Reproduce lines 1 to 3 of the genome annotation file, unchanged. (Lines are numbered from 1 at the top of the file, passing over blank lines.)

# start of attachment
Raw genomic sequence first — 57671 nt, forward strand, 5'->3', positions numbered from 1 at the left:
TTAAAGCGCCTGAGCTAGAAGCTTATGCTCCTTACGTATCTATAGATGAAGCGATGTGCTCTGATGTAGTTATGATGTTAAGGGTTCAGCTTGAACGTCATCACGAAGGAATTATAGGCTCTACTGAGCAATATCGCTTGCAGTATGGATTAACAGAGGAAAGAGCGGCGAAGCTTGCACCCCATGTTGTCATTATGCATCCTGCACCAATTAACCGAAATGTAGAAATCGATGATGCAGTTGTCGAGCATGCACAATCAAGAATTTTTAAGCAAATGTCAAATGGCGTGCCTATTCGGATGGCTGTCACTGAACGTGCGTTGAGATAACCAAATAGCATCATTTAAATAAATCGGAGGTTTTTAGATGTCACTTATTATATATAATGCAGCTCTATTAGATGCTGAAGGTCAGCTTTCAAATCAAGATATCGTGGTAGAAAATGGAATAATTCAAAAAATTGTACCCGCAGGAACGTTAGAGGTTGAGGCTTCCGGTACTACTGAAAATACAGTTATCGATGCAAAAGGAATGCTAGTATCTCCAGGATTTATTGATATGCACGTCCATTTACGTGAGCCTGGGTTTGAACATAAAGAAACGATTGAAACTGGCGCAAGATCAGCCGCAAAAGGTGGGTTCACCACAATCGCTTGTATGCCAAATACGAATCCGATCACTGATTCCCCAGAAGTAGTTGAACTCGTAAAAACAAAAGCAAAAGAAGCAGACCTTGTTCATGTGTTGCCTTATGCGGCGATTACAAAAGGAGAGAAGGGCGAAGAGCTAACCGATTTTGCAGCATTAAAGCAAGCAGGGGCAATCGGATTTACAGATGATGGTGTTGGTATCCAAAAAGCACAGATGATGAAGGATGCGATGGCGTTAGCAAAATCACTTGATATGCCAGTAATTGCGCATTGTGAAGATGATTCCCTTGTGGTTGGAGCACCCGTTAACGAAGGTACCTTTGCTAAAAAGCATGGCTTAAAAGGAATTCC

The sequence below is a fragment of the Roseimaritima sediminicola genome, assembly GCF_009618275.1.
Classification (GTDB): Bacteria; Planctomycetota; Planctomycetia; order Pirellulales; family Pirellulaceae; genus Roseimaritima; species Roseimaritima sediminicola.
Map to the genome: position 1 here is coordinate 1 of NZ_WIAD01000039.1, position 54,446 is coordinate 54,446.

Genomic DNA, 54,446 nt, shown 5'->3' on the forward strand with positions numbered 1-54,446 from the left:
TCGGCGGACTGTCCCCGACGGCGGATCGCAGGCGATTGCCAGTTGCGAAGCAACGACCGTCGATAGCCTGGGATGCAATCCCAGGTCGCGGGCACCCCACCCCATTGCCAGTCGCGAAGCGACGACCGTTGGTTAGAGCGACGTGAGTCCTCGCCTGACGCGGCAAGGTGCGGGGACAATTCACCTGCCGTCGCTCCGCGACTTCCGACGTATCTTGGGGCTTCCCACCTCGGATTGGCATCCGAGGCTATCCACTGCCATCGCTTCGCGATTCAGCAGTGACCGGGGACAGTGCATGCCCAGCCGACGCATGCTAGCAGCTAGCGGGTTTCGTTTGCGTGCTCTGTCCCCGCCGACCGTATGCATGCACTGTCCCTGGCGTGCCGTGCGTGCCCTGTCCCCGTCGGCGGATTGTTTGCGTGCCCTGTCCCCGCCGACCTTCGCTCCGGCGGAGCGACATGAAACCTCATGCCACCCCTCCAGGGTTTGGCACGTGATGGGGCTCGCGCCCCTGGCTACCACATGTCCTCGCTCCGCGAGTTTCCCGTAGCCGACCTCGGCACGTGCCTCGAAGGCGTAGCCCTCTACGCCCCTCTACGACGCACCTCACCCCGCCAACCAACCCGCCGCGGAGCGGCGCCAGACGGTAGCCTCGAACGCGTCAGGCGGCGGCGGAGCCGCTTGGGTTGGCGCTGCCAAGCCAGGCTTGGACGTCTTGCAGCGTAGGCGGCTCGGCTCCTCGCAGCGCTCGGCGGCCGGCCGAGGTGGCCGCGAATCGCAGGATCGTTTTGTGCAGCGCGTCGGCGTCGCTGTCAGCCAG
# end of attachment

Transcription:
Raw genomic sequence first — 57671 nt, forward strand, 5'->3', positions numbered from 1 at the left:
TTAAAGCGCCTGAGCTAGAAGCTTATGCTCCTTACGTATCTATAGATGAAGCGATGTGCTCTGATGTAGTTATGATGTTAAGGGTTCAGCTTGAACGTCATCACGAAGGAATTATAGGCTCTACTGAGCAATATCGCTTGCAGTATGGATTAACAGAGGAAAGAGCGGCGAAGCTTGCACCCCATGTTGTCATTATGCATCCTGCACCAATTAACCGAAATGTAGAAATCGATGATGCAGTTGTCGAGCATGCACAATCAAGAATTTTTAAGCAAATGTCAAATGGCGTGCCTATTCGGATGGCTGTCACTGAACGTGCGTTGAGATAACCAAATAGCATCATTTAAATAAATCGGAGGTTTTTAGATGTCACTTATTATATATAATGCAGCTCTATTAGATGCTGAAGGTCAGCTTTCAAATCAAGATATCGTGGTAGAAAATGGAATAATTCAAAAAATTGTACCCGCAGGAACGTTAGAGGTTGAGGCTTCCGGTACTACTGAAAATACAGTTATCGATGCAAAAGGAATGCTAGTATCTCCAGGATTTATTGATATGCACGTCCATTTACGTGAGCCTGGGTTTGAACATAAAGAAACGATTGAAACTGGCGCAAGATCAGCCGCAAAAGGTGGGTTCACCACAATCGCTTGTATGCCAAATACGAATCCGATCACTGATTCCCCAGAAGTAGTTGAACTCGTAAAAACAAAAGCAAAAGAAGCAGACCTTGTTCATGTGTTGCCTTATGCGGCGATTACAAAAGGAGAGAAGGGCGAAGAGCTAACCGATTTTGCAGCATTAAAGCAAGCAGGGGCAATCGGATTTACAGATGATGGTGTTGGTATCCAAAAAGCACAGATGATGAAGGATGCGATGGCGTTAGCAAAATCACTTGATATGCCAGTAATTGCGCATTGTGAAGATGATTCCCTTGTGGTTGGAGCACCCGTTAACGAAGGTACCTTTGCTAAAAAGCATGGCTTAAAAGGAATTCC

The sequence below is a fragment of the Roseimaritima sediminicola genome, assembly GCF_009618275.1.